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Revista Española de Enfermedades Digestivas

Print version ISSN 1130-0108

Rev. esp. enferm. dig. vol.105 n.4 Madrid Apr. 2013

http://dx.doi.org/10.4321/S1130-01082013000400016 

LETTERS TO THE EDITOR

 

Value of laparoscopy in the treatment of cecal perforation by a foreign body; differential diagnosis of appendicitis

Importancia de la laparoscopia en el tratamiento de la perforación cecal por cuerpo extraño; diagnóstico diferencial de apendicitis

 

 


Key words: Cecal perforation. Foreign body. Acute abdomen. Laparoscopy.

Palabras clave: Perforación intestinal. Cuerpo extraño. Abdomen agudo. Laparoscopia.


 

Dear Editor,

A 24-year-old male, with no medical history of interest, who was admitted into emergency care for acute abdomen. The patient complained of pain in the right lower quadrant (RLQ) persisting for the last 48 hours, unrelated to any trigger. Initially, the pain was of moderate intensity, followed by associated fever, anorexia, and malaise. Initial analysis revealed a C-reactive protein of 2.4 mg/dL and a leukocyte count in the upper normal limit. Physical examination revealed Blumberg sign in the RLQ. Abdominal ultrasound resulted inconclusive, so the test was complemented with CT scan which revealed a foreign body piercing the cecum, with no pneumoperitoneum or peritonitis (Fig. 1). An emergency exploratory laparoscopy was performed which identified the foreign body to be a toothpick (wooden) traversing the cecum with minimal purulent material (Fig. 2A). The foreign body was removed and the incision was sealed with three silk sutures (Fig. 2B). Patient was discharged uneventfully.

 

 

Discussion

The ingestion of foreign bodies is common, usually as nourishment and accounts for up to 93 % of the cases, within a patient's diet (1). In our case, the ingestion of toothpick has rarely been mentioned in medical literature as a cause of gastrointestinal perforation. The majority of patients, up to 88 %, do not remember the ingestion of toothpicks (2) and present fever and abdominal pain, making preoperative diagnosis difficult (3,4). The risk factors which most frequently influence the ingestion of foreign bodies are simple oversight, fast food intake, the use of dentures, alcoholism, and drug abuse (5). The perforation of the gastrointestinal tract occurs in less than 1 % of cases, particularly in areas of angulation, such as in the ileocecal region or the sigma-rectum (6). In some cases, it has been reported that foreign bodies have been retained in a Meckel's diverticulum, the appendix, or in a hernia (3). Foreign body impaction may be favored by adhesions, areas with diverticular processes or surgical anastomosis (5,7). The mortality rate of toothpick ingestion is up to 18%, according to several studies (2), occurring predominantly in unstable patients in those with vascular fistulas. The ileocecal perforation clinic enforces a differential diagnosis, especially when acute appendicitis is present (8). In these cases, where physical examination and ultrasound are inconclusive, imaging techniques such as CT scans, can guide the diagnosis, making CT scans the primary imaging test (4). Sometimes, the segmentectomy of the appendix is necessary if it has been affected by the foreign body. In our case, despite the proximity, no appendectomy was required. Traditionally, the management of foreign body perforations is done by laparotomy. Currently the laparoscopic approach can be used as a minimally invasive alternative, although it has rarely been reported as a diagnostic and therapeutic approach to perforations produced by the ingestion of foreign bodies (3). It is a safe technique which reduces morbidity and postoperative pain, providing early reemployment, and better cosmetic results. When perforation occurs in the colon, many authors recommend a temporary colostomy (9), in our case the absence of peritonitis allowed a more conservative approach, requiring only simple suture.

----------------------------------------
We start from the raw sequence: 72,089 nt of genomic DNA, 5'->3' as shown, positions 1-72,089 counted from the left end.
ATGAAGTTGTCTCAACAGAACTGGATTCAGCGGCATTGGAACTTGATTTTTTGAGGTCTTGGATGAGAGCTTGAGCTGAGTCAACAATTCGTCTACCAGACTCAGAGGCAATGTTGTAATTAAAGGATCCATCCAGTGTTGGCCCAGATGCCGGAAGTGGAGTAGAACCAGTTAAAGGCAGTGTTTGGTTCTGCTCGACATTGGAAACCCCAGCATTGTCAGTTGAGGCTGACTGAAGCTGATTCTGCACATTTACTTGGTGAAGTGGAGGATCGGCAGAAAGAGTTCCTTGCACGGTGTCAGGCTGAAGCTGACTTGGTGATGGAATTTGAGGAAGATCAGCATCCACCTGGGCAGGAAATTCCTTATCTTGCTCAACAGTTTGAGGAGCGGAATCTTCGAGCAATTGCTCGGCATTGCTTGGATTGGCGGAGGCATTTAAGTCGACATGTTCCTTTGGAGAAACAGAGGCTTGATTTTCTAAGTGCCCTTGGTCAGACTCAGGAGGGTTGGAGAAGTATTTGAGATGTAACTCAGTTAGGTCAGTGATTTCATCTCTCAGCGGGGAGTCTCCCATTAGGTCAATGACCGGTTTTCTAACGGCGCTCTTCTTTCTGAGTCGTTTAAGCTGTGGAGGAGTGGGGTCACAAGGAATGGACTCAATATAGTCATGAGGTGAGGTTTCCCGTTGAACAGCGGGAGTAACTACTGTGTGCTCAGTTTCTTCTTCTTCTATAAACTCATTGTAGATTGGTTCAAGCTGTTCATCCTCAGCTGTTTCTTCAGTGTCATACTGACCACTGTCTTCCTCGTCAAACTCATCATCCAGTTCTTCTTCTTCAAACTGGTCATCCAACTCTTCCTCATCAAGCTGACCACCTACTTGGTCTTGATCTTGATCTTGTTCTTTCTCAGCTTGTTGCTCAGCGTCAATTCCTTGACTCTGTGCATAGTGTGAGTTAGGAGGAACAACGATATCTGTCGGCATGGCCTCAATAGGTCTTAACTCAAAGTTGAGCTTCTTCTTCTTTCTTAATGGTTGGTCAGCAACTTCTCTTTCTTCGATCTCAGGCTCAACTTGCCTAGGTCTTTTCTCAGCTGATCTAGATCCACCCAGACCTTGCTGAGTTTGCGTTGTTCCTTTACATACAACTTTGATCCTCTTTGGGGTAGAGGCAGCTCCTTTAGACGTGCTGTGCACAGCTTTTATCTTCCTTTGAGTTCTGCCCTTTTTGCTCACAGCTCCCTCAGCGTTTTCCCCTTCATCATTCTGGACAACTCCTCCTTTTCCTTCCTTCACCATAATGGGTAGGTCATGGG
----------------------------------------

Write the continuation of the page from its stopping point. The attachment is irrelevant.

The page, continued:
Sira Ocaña, Jorge Arredondo, Patricia Martínez, Pablo Martí and José Luis Hernández-Lizoain
Department of General and Gastrointestinal Surgery
Clínica Universitaria de Navarra. Pamplona. Navarra, Spain

 

References

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2. Patel VG, Gonzales JJ, Forston Jk, Weaver WL. Laparoscopic management of cecal perforation by an ingested foreign body. Am Surg 2008; 74:778-80.         [ Links ]

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7. Martín Gil J, Serralta de Colsa D, García Marín A. Diverticulitis yeyunal por cuerpo extraño. Rev Esp Enferm Dig 2010;102:144-8.         [ Links ]

8. Robinson AJ, Bingham J, Thompson RL. Magnet induced perforated appendicitis and ileo-caecal fistula formation. Ulster Med J 2009;78:4-6.         [ Links ]

9. Alonso Gómez S, Rubio González E, Donat Garrido M, Lomas Espadas M, Solís-Herruzo JA, Moreno González E. Perforación de colon sigmoide por ingestión de cuerpo extraño. Rev Esp Enferm Dig 2012; 104:90-1.         [ Links ]

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